The paper published Aug. 8 in Preprints looked at 301 students from two schools in Thailand who were injected the second dose of Pfizer’s BNT162b2 mRNA vaccine. The researchers then collected data from the students, aged between 13 and 18 years old, for a period of two weeks.
Of these 301 study participants, 29.24 percent developed cardiovascular effects such as tachycardia or an abnormally high resting heart rate, palpitation, and cardiac inflammation. One patient suffered myopericarditis – the inflammation of both the heart lining and muscle – after vaccination. Two patients had suspected myocarditis, while four patients reflected laboratory findings consistent with heart muscle inflammation despite having no symptoms. (Related: Study finds 29% of teenagers develop heart problems following second dose of Pfizer’s mRNA COVID-19 vaccine.)
Aside from these, the Thai researchers noted several common cardiovascular effects such as:
- tachycardia (7.64 percent of participants)
- shortness of breath (6.64 percent of participants)
- palpitation (4.32 percent of participants)
- chest pain (4.32 percent of participants)
- hypertension (3.99 percent of participants)
Furthermore, seven participants – 2.33 percent – exhibited at least one elevated cardiac biomarker or positive lab assessment. Eighteen percent, meanwhile, had an abnormal electrocardiogram (EKG) result after vaccination.
“Cardiovascular effects in adolescents after BNT162b2 mRNA COVID-19 vaccination included tachycardia, palpitation, and myocarditis. Hence, adolescents receiving mRNA vaccines should be monitored for side effects,” the Thai researchers concluded.
“Eighteen percent of (the) kids had an abnormal EKG post-vaccine? That has to be extremely troubling,” wrote entrepreneur and vaccine safety advocate Steve Kirsch. “A vaccine is not supposed to do that. Are doctors telling parents the vaccine causes serious heart issues in 18 percent of kids? At least let them know.”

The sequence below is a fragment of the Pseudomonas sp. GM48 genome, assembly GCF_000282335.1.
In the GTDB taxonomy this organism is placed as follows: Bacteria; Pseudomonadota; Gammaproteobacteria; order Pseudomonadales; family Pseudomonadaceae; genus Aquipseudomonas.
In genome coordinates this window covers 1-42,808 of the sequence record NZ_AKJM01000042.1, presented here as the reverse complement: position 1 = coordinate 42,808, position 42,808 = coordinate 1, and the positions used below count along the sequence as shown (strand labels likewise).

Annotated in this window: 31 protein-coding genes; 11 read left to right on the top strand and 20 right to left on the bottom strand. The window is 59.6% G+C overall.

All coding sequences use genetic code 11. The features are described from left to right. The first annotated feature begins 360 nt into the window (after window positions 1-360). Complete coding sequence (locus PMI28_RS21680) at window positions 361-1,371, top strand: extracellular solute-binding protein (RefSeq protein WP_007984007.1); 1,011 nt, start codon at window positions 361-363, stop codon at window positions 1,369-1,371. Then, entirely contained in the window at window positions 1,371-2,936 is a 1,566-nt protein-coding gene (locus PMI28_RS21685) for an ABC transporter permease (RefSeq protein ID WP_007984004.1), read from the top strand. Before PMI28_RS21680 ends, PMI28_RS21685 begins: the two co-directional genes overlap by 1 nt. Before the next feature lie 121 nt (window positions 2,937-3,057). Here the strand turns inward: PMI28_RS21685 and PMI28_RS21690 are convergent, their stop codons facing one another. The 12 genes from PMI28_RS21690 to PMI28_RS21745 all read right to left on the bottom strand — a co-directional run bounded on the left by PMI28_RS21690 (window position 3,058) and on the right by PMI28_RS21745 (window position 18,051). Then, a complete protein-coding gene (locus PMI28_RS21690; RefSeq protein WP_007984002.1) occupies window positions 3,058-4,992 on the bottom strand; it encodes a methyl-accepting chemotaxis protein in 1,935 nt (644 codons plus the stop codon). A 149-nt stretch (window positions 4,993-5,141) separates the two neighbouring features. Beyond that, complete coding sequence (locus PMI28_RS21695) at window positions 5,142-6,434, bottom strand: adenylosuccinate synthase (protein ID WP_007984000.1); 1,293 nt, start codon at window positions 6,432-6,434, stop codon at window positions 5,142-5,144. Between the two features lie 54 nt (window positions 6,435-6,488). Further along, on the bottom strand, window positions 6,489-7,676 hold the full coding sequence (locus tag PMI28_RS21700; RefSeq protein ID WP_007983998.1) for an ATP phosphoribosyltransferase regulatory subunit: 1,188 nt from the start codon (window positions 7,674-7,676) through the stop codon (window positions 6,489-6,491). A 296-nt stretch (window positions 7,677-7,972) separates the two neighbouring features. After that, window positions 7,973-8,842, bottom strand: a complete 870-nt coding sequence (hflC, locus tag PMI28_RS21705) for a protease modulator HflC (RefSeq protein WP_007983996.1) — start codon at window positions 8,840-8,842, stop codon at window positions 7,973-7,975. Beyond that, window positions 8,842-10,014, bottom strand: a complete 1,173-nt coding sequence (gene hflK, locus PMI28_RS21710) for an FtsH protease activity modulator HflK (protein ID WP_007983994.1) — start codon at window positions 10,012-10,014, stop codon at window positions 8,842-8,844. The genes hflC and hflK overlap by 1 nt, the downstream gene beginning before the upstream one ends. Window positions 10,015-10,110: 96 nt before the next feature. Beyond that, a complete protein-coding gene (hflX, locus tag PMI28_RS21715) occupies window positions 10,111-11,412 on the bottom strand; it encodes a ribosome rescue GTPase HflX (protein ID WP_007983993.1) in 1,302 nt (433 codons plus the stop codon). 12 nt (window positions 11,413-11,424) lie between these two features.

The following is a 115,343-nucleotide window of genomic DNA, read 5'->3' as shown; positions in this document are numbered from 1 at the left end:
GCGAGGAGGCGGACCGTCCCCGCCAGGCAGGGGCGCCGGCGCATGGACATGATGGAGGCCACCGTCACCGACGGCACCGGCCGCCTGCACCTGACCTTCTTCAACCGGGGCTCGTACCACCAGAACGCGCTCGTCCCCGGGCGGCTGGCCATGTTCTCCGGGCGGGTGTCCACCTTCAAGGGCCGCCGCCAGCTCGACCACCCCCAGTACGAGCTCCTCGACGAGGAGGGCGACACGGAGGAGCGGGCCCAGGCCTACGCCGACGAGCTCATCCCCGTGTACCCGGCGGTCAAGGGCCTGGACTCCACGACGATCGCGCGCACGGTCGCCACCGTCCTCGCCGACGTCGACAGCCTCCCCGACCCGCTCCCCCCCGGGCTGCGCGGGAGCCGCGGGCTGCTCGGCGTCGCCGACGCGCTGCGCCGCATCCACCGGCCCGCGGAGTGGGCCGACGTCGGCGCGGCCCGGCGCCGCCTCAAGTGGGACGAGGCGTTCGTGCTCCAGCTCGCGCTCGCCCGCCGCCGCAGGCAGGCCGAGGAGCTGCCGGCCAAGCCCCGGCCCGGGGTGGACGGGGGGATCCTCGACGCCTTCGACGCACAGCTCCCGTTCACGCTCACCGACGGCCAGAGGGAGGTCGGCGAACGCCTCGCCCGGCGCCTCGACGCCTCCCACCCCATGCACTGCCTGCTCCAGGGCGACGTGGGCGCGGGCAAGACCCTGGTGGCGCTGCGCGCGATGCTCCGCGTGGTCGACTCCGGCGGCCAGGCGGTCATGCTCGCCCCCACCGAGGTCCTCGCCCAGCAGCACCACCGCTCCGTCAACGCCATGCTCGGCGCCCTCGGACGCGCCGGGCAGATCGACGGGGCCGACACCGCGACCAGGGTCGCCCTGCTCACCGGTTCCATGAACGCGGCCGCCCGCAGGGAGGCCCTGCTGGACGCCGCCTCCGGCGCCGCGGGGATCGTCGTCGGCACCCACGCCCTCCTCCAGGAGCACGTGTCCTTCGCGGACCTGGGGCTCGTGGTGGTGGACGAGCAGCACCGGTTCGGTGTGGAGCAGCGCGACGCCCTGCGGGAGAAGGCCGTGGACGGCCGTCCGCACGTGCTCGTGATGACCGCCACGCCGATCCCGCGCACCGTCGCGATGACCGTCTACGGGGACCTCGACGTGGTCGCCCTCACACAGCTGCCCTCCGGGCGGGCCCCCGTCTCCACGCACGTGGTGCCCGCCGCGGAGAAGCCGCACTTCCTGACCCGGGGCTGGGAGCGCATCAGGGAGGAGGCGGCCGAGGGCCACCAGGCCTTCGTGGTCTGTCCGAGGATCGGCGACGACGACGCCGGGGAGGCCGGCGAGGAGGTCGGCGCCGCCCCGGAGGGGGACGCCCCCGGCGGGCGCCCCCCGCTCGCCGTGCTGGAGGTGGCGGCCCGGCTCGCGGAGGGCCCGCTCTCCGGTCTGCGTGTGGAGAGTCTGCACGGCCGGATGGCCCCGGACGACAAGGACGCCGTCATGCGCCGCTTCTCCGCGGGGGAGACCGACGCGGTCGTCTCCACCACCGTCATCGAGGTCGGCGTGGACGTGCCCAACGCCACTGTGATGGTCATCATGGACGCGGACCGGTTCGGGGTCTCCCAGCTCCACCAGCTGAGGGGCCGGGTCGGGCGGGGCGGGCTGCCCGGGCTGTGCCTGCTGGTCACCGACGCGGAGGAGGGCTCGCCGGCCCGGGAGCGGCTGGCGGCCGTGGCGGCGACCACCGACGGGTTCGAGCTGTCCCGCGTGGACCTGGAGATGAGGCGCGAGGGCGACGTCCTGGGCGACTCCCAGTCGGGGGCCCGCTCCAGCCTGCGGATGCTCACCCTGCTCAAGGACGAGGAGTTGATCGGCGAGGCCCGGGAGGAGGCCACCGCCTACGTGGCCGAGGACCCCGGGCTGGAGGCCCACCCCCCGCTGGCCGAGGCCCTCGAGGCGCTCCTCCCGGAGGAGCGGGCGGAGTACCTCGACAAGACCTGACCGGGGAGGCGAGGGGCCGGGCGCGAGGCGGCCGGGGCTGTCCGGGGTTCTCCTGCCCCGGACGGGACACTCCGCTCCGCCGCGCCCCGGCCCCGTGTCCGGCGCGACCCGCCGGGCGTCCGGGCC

He also zeroed in on the 29.24 percent of cardiovascular effects found in the Thai students who participated in the study.
“Almost 30 percent of the cases? That’s not ‘rare,'” Kirsch pointed out. He added that a 3.5 percent rate of cardiac inflammation among the study cohort is not a rare occurrence either.
Hospitalizations illustrate full extent of problem
While the recent Thai study put down the dangers of the COVID-19 vaccine in numbers, news reports about teenagers hospitalized due to vaccine-related heart problems illustrated the full extent of the problem.
Back in May 2021, at least 18 teenagers showed symptoms of heart problems after getting the COVID-19 vaccine. Dr. Deidre Gifford, head of the Connecticut Department of Social Services, confirmed the incident. She added that four teenagers were sent to Yale New Haven Hospital for treatment, while three were sent to Connecticut Children’s Medical Center.
“All of the cases that were reported to us were hospitalized, the vast majority of a couple of days,” remarked Gifford. “One individual that we’re aware of is still hospitalized. The other 17 have been sent home and they’re doing fine.”
Meanwhile, more than 100 individuals aged between 12 and 24 years old in the Canadian province of Ontario were hospitalized due to vaccine-related heart problems – as per an August 2021 report by Public Health Ontario (PHO).
The report by the province’s health agency stated that there were 106 incidents of cardiac inflammation – myocarditis and pericarditis – as of Aug. 7, 2021. Of this total, 75 cases were among Ontarians aged 18 to 24. Meanwhile, 31 cases were among Ontarians aged 12 to 17.
“The reporting rate of myocarditis [and] pericarditis was higher following the second dose of mRNA vaccine than after the first, particularly for those receiving the Moderna vaccine as the second dose of the series – regardless of the product for the first dose.”
Moreover, the PHO report found that cardiac inflammation among Ontarians aged 18 to 24 was seven times higher with the Moderna vaccine than with the Pfizer shot.
PHO’s finding stemmed from a directive it issued in June, 2021 to increase its surveillance of heart inflammation after reports of similar adverse reactions emerged in the U.S. and Israel.
Visit Heart.news for more stories about the COVID-19 vaccines causing cardiac issues in teenagers.
Watch cardiologist Dr. Peter McCullough reiterate that the COVID-19 vaccines cause myocarditis below.
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